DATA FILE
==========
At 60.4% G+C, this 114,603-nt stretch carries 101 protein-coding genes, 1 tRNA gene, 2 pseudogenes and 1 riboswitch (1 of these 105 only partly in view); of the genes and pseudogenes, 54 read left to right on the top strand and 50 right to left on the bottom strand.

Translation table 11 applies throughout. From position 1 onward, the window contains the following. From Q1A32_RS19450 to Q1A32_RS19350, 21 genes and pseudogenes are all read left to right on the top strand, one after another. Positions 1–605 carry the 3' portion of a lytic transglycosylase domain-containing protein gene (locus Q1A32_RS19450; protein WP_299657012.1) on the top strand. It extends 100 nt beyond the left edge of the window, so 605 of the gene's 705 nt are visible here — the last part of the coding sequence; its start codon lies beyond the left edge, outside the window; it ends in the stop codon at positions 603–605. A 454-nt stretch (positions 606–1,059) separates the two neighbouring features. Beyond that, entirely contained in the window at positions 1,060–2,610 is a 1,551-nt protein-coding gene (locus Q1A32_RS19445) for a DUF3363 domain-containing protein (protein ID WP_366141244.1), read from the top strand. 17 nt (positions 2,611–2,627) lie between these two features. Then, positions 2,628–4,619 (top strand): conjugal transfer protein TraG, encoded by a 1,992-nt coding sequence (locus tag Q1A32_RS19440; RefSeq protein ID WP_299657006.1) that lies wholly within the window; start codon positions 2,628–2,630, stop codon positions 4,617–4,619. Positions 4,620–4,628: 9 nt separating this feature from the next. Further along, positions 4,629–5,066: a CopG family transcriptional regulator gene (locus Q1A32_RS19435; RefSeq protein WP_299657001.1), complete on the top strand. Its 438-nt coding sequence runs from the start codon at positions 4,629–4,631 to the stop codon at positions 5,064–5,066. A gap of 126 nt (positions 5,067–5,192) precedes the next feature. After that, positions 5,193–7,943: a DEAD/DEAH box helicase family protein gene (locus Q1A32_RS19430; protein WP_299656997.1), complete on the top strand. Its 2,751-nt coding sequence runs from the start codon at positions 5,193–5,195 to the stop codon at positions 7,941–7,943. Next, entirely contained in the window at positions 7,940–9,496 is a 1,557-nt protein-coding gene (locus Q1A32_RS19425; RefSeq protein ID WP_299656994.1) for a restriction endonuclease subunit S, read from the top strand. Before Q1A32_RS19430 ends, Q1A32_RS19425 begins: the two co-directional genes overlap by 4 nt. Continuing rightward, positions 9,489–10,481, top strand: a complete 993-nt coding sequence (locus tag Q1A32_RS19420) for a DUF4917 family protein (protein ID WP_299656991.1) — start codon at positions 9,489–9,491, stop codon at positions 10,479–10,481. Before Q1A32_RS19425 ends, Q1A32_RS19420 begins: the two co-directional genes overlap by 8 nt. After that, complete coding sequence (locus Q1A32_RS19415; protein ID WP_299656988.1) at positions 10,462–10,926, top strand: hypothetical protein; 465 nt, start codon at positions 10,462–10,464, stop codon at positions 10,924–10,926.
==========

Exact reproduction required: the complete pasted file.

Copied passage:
At 60.4% G+C, this 114,603-nt stretch carries 101 protein-coding genes, 1 tRNA gene, 2 pseudogenes and 1 riboswitch (1 of these 105 only partly in view); of the genes and pseudogenes, 54 read left to right on the top strand and 50 right to left on the bottom strand.

Translation table 11 applies throughout. From position 1 onward, the window contains the following. From Q1A32_RS19450 to Q1A32_RS19350, 21 genes and pseudogenes are all read left to right on the top strand, one after another. Positions 1–605 carry the 3' portion of a lytic transglycosylase domain-containing protein gene (locus Q1A32_RS19450; protein WP_299657012.1) on the top strand. It extends 100 nt beyond the left edge of the window, so 605 of the gene's 705 nt are visible here — the last part of the coding sequence; its start codon lies beyond the left edge, outside the window; it ends in the stop codon at positions 603–605. A 454-nt stretch (positions 606–1,059) separates the two neighbouring features. Beyond that, entirely contained in the window at positions 1,060–2,610 is a 1,551-nt protein-coding gene (locus Q1A32_RS19445) for a DUF3363 domain-containing protein (protein ID WP_366141244.1), read from the top strand. 17 nt (positions 2,611–2,627) lie between these two features. Then, positions 2,628–4,619 (top strand): conjugal transfer protein TraG, encoded by a 1,992-nt coding sequence (locus tag Q1A32_RS19440; RefSeq protein ID WP_299657006.1) that lies wholly within the window; start codon positions 2,628–2,630, stop codon positions 4,617–4,619. Positions 4,620–4,628: 9 nt separating this feature from the next. Further along, positions 4,629–5,066: a CopG family transcriptional regulator gene (locus Q1A32_RS19435; RefSeq protein WP_299657001.1), complete on the top strand. Its 438-nt coding sequence runs from the start codon at positions 4,629–4,631 to the stop codon at positions 5,064–5,066. A gap of 126 nt (positions 5,067–5,192) precedes the next feature. After that, positions 5,193–7,943: a DEAD/DEAH box helicase family protein gene (locus Q1A32_RS19430; protein WP_299656997.1), complete on the top strand. Its 2,751-nt coding sequence runs from the start codon at positions 5,193–5,195 to the stop codon at positions 7,941–7,943. Next, entirely contained in the window at positions 7,940–9,496 is a 1,557-nt protein-coding gene (locus Q1A32_RS19425; RefSeq protein ID WP_299656994.1) for a restriction endonuclease subunit S, read from the top strand. Before Q1A32_RS19430 ends, Q1A32_RS19425 begins: the two co-directional genes overlap by 4 nt. Continuing rightward, positions 9,489–10,481, top strand: a complete 993-nt coding sequence (locus tag Q1A32_RS19420) for a DUF4917 family protein (protein ID WP_299656991.1) — start codon at positions 9,489–9,491, stop codon at positions 10,479–10,481. Before Q1A32_RS19425 ends, Q1A32_RS19420 begins: the two co-directional genes overlap by 8 nt. After that, complete coding sequence (locus Q1A32_RS19415; protein ID WP_299656988.1) at positions 10,462–10,926, top strand: hypothetical protein; 465 nt, start codon at positions 10,462–10,464, stop codon at positions 10,924–10,926.